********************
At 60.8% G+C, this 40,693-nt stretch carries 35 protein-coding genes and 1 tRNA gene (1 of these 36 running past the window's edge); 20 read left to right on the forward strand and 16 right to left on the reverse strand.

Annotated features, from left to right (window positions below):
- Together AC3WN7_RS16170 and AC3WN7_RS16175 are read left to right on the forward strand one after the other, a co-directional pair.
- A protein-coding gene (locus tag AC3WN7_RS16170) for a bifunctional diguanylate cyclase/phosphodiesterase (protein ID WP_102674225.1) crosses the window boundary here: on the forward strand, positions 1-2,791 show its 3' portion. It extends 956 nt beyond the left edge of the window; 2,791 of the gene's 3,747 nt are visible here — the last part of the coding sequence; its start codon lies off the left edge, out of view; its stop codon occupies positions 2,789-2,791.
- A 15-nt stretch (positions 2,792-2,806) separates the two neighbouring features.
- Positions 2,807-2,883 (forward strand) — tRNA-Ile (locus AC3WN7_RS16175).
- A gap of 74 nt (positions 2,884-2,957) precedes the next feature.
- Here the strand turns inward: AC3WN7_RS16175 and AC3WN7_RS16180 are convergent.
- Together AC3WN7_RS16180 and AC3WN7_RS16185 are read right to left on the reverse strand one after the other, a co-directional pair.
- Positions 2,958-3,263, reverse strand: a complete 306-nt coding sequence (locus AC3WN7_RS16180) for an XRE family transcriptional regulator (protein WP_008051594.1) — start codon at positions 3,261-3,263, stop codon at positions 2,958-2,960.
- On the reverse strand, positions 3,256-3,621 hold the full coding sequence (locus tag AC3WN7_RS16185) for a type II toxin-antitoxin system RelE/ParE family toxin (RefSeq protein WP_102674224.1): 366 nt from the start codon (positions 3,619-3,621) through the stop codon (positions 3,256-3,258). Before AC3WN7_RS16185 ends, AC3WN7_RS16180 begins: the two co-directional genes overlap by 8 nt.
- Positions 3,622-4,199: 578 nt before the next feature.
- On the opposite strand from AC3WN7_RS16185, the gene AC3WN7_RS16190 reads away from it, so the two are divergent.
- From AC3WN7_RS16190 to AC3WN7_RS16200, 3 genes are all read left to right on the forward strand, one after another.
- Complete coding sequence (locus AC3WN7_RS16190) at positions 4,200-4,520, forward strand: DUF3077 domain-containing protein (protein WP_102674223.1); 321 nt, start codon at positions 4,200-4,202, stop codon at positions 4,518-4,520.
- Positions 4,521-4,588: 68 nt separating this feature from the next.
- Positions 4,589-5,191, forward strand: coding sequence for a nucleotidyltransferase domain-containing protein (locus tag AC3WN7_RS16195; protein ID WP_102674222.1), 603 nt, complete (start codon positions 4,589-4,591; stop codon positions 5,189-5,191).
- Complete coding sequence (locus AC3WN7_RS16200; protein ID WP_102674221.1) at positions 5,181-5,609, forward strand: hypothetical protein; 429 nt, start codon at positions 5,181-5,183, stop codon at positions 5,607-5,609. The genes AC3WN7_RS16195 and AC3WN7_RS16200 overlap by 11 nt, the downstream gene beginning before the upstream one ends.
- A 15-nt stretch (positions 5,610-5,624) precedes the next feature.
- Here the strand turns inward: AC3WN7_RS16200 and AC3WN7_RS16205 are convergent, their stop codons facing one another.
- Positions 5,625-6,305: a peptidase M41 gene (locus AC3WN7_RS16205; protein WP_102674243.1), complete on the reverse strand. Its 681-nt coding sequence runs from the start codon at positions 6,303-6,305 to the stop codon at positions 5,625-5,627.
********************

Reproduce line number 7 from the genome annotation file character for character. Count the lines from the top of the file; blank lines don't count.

- A gap of 74 nt (positions 2,884-2,957) precedes the next feature.